Our original plan was to go to Campero’s, but when Dick asked him if he wanted to have lunch at Camino’s Café (run by the church), Moi jumped at the chance. As we were walking there, Mark Richard, from Hope Haven Guatemala drove by, and decided to join us. With him was a gentleman (whose name I can’t remember, but you can feel free to fill in, Dick, if you do!) from Hope Haven in Rock Valley, Iowa. This is the second time I’ve met someone here in Guatemala who lives only about 2 hours away from me back in the States! They joined us for lunch and I got to hear a bit more about what Hope Haven International is doing here in Guatemala.

The boys had a chance to wheel around while waiting for our food and enjoyed the freedom. There was a little boy about 3 years old in the café, who you could see was fascinated by the boys’ wheelchairs, but was too timid to come over to them even with encouragement. Moi and Henry seemed to enjoy “showing off” for him a bit. When lunch came we all settled down to eat, though I think Henry was a bit disappointed that he got stuck with me helping him rather than Dick, but we managed. He did get to sit on Dick’s lap for a bit, and I think that satisfied him.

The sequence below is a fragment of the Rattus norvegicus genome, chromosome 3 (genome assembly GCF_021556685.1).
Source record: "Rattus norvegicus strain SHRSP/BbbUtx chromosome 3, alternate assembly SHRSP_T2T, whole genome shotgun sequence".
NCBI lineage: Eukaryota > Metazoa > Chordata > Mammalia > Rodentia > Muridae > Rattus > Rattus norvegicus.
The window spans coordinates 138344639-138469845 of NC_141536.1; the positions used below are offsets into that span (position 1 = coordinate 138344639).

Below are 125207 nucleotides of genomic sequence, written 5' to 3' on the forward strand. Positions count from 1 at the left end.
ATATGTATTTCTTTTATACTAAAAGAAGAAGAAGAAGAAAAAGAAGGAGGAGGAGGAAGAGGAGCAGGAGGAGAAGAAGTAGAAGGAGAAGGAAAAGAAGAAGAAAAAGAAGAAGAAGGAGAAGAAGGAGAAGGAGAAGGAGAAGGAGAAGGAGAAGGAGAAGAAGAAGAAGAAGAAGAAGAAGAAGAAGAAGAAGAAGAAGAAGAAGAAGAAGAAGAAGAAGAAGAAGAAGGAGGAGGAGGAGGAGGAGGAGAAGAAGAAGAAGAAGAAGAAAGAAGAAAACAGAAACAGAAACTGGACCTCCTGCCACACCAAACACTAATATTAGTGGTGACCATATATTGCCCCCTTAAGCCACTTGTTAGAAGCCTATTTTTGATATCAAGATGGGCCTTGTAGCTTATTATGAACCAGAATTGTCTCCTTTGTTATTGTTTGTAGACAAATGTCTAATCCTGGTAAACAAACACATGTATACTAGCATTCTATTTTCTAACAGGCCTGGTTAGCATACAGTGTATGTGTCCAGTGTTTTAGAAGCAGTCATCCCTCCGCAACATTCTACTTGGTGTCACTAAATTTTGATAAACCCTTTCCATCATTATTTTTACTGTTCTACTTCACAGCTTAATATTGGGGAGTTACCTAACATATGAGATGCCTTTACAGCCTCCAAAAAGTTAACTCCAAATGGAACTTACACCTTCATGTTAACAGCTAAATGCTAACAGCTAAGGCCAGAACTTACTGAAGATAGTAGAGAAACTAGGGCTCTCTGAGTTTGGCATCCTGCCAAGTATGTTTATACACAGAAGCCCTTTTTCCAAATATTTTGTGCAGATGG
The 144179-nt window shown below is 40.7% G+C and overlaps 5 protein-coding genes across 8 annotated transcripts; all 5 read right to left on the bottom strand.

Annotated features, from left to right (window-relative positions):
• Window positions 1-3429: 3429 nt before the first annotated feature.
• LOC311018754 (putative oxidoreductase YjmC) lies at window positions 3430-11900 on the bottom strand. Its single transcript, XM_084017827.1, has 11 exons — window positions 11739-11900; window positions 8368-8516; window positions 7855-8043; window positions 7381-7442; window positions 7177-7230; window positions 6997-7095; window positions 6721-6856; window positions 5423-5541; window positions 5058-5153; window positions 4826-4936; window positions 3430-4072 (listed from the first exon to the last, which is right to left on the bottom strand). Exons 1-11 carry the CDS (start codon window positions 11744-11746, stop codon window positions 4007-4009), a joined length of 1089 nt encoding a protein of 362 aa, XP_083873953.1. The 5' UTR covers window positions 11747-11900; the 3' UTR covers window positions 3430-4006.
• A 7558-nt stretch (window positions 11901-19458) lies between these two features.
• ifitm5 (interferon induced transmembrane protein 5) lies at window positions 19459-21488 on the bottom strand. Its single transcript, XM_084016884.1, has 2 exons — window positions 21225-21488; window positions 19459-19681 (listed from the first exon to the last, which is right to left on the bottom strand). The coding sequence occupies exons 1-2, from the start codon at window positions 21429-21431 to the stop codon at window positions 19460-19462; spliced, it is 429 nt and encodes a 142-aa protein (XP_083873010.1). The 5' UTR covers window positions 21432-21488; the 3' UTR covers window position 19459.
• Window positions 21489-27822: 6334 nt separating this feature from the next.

After lunch Moi wanted to take pictures with my camera, so we started taking pictures of flowers and the garden area. There was a young woman (the three year old’s mom) sitting on the couch and Moi wanted to take her picture.

I told him he would have to ask her permission, and I swear he blushed. But he did, and she was happy to “pose” for him. We began talking and I discovered that Rosa Angelica was born in Antigua but was married to an American and has lived in San Diego for the past 20 years. She was interested in finding opportunities to do some volunteer work with her children (Lauren, age 10 and Christopher, 3) and was very interested in knowing more about Hermano Pedro.